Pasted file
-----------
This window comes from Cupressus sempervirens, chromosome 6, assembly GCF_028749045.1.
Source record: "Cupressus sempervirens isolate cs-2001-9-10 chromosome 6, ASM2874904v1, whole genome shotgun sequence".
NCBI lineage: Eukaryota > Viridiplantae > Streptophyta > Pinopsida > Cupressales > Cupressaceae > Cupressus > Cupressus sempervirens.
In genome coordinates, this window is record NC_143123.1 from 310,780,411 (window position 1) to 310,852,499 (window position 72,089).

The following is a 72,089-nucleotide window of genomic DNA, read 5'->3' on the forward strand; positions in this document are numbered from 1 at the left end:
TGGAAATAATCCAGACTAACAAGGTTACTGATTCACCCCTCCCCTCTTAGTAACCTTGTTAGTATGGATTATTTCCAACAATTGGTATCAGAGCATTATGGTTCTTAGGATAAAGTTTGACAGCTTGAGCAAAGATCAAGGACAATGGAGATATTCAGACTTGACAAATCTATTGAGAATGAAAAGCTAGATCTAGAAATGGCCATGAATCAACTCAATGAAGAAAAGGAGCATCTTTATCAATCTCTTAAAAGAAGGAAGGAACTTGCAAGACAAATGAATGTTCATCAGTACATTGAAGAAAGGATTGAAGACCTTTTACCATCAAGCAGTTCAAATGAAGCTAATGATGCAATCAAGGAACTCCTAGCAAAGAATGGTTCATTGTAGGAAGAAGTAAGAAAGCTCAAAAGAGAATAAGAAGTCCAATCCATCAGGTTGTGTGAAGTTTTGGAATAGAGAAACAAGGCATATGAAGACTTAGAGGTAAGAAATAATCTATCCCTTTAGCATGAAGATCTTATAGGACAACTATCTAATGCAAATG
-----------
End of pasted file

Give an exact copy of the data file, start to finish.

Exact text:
This window comes from Cupressus sempervirens, chromosome 6, assembly GCF_028749045.1.
Source record: "Cupressus sempervirens isolate cs-2001-9-10 chromosome 6, ASM2874904v1, whole genome shotgun sequence".
NCBI lineage: Eukaryota > Viridiplantae > Streptophyta > Pinopsida > Cupressales > Cupressaceae > Cupressus > Cupressus sempervirens.
In genome coordinates, this window is record NC_143123.1 from 310,780,411 (window position 1) to 310,852,499 (window position 72,089).

The following is a 72,089-nucleotide window of genomic DNA, read 5'->3' on the forward strand; positions in this document are numbered from 1 at the left end:
TGGAAATAATCCAGACTAACAAGGTTACTGATTCACCCCTCCCCTCTTAGTAACCTTGTTAGTATGGATTATTTCCAACAATTGGTATCAGAGCATTATGGTTCTTAGGATAAAGTTTGACAGCTTGAGCAAAGATCAAGGACAATGGAGATATTCAGACTTGACAAATCTATTGAGAATGAAAAGCTAGATCTAGAAATGGCCATGAATCAACTCAATGAAGAAAAGGAGCATCTTTATCAATCTCTTAAAAGAAGGAAGGAACTTGCAAGACAAATGAATGTTCATCAGTACATTGAAGAAAGGATTGAAGACCTTTTACCATCAAGCAGTTCAAATGAAGCTAATGATGCAATCAAGGAACTCCTAGCAAAGAATGGTTCATTGTAGGAAGAAGTAAGAAAGCTCAAAAGAGAATAAGAAGTCCAATCCATCAGGTTGTGTGAAGTTTTGGAATAGAGAAACAAGGCATATGAAGACTTAGAGGTAAGAAATAATCTATCCCTTTAGCATGAAGATCTTATAGGACAACTATCTAATGCAAATG